This Mini-E Rocketman Roadster would be the perfect California stable mate for our BMW i3 rex, both powered by the endless goodness of sunshine.

Does it make sense? I don’t know.
Does it get my heart racing, absolutely.  
Sometimes,  passions of the heart are more important than sensible logic.

Santa build this car,  I've been really good this year.



80,000 sunshine powered miles
Mini-E, ActiveE, Honda Fit EV.

Saturday, November 23, 2013

BMW i3, 3 men in a bed… A shared journey towards the future of transportation.

Any chances of my running for Mayor of San Diego are officially gone forever. Who could survive a damning picture of three men in a bed together! 

The headlines, the family shame,  we were caught. The sexy scene was captured November 21st 2013 at the Figueroa Hotel in Los Angeles. The party got a little out of control and ya know, we're all experimenting with the future so......

The storyline begins in 2008. An amazing journey of a few hundred people who  signed up to drive into the future, uncertain of the machine, uncertain of success, and uncertain at the motivations of the maker, BMW.

Careless, hopeful, concerned, experimental, risk taking, inquisitive, driven, crazy,  we were dreamers, we were pioneers.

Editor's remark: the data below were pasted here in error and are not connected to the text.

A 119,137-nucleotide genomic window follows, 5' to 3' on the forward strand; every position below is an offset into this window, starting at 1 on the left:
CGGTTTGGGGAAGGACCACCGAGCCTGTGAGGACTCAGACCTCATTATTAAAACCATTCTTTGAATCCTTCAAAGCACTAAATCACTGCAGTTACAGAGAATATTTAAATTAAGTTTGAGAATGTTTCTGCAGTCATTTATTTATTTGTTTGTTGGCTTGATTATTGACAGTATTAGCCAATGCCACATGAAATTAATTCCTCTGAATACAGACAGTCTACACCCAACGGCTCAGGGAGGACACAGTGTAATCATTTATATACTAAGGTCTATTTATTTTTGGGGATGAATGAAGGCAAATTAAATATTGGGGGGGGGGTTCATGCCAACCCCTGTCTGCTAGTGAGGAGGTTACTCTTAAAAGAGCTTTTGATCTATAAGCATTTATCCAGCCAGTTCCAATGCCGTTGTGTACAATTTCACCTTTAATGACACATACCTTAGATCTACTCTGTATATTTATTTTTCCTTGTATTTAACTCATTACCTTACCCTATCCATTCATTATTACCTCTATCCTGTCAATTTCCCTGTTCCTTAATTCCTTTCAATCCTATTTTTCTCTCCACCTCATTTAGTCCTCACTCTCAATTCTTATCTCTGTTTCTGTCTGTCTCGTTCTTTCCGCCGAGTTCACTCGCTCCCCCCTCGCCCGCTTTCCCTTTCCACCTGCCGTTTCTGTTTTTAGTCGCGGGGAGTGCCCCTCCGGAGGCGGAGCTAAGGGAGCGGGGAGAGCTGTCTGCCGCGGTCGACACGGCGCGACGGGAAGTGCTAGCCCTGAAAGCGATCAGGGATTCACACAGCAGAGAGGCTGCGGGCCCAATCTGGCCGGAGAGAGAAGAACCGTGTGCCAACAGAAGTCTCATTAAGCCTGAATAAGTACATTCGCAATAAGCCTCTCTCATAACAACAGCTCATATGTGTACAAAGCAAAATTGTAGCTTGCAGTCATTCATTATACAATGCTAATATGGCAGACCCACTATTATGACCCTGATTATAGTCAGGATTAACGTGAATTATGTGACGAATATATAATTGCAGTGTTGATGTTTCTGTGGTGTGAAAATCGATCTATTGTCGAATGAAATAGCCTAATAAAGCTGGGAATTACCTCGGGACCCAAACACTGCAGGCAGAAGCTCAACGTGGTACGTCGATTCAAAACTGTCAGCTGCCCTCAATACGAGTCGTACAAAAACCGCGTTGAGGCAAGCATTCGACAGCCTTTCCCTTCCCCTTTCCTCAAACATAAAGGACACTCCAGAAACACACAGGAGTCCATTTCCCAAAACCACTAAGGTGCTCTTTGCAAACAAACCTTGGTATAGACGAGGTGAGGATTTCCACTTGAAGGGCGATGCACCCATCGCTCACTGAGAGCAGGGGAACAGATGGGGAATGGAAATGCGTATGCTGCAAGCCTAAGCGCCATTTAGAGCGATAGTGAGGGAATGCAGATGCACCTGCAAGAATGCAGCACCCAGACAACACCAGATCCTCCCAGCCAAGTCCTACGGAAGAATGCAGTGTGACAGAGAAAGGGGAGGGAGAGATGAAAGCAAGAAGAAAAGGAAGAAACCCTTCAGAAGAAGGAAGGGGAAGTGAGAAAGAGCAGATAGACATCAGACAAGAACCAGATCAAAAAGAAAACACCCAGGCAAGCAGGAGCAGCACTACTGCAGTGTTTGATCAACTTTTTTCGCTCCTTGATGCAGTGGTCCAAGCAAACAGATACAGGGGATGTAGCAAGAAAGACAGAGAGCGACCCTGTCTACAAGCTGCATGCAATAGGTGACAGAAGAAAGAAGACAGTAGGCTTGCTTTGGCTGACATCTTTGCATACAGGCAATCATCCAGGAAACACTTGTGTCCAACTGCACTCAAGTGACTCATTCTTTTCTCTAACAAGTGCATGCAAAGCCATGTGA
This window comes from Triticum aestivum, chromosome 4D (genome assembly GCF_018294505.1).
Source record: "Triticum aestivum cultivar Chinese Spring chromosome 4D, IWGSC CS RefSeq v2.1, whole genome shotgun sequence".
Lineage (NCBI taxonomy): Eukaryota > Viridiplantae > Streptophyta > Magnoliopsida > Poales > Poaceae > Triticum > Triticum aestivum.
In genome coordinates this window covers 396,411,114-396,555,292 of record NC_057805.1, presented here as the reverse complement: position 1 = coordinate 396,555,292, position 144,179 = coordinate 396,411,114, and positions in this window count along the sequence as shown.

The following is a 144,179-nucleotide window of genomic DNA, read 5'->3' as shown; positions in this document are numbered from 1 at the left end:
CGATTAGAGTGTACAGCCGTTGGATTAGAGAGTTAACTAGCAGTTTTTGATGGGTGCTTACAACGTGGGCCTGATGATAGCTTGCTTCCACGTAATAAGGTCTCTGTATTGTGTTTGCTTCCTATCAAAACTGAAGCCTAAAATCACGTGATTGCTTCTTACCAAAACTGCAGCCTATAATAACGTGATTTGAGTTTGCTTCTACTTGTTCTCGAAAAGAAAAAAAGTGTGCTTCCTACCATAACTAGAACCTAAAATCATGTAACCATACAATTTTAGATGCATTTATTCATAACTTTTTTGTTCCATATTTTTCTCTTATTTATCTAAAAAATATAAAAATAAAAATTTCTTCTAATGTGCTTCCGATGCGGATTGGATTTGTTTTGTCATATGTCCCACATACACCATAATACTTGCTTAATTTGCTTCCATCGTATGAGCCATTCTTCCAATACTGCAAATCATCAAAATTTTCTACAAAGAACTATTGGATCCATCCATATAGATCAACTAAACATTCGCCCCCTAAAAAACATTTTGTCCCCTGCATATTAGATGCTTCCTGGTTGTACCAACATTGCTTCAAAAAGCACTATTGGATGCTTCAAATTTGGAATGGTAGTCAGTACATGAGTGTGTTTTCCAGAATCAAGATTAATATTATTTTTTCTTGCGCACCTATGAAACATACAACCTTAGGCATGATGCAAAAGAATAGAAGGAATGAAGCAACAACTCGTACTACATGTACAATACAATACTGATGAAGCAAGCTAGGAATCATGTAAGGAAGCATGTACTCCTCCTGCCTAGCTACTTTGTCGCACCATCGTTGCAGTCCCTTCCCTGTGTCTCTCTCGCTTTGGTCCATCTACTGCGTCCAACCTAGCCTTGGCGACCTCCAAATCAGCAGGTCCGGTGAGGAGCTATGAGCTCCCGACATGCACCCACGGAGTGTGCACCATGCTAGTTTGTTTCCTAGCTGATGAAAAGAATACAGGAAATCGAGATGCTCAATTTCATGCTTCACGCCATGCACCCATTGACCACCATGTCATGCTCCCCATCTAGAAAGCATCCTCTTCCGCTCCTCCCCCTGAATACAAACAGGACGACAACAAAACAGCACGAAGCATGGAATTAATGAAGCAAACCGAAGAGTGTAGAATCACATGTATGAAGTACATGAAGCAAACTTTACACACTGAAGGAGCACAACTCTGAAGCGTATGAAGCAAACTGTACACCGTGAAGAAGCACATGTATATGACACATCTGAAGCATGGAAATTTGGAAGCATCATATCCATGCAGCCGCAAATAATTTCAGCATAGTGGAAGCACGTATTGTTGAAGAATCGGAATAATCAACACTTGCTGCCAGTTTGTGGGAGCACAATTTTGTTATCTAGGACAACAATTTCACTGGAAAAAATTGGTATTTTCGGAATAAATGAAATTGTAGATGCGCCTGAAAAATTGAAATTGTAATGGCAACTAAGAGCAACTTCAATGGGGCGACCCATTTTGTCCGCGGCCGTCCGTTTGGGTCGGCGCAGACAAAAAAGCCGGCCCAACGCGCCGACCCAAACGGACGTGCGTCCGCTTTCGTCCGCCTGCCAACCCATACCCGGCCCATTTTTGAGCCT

We weren’t the first pioneers.  That honor goes primarily to the ladies of the turn of the century 1900’s who embraced EV’s rather than manually strong arming an engine to life. In the 1990’s the next wave of pioneers plowed the road to the future with a new generation of EV’s, however that road dead-ended with overturned legislation and ham fisted shortsighted decisions by the few companies involved.  Those drivers just pushed aside by the OEMS, are fiercely determined to never let a car company kill the electric car again.

The pages of history are yet to be written and it is far from certain that this time EV’s will make it as the mainstream choice for transportation.  However we as pioneers and electronauts, we as ev drivers of all makes, models and eras are participating as authors, writing the future of transportation. We are actively engaged in authoring a future that we believe will be better for our families,  and that we believe will result in a better, cleaner, more secure and more equitable world. A future that we believe will result in a better and more enjoyable driving experience. 

Our quest is looking good, but back to the story, the past and 2008.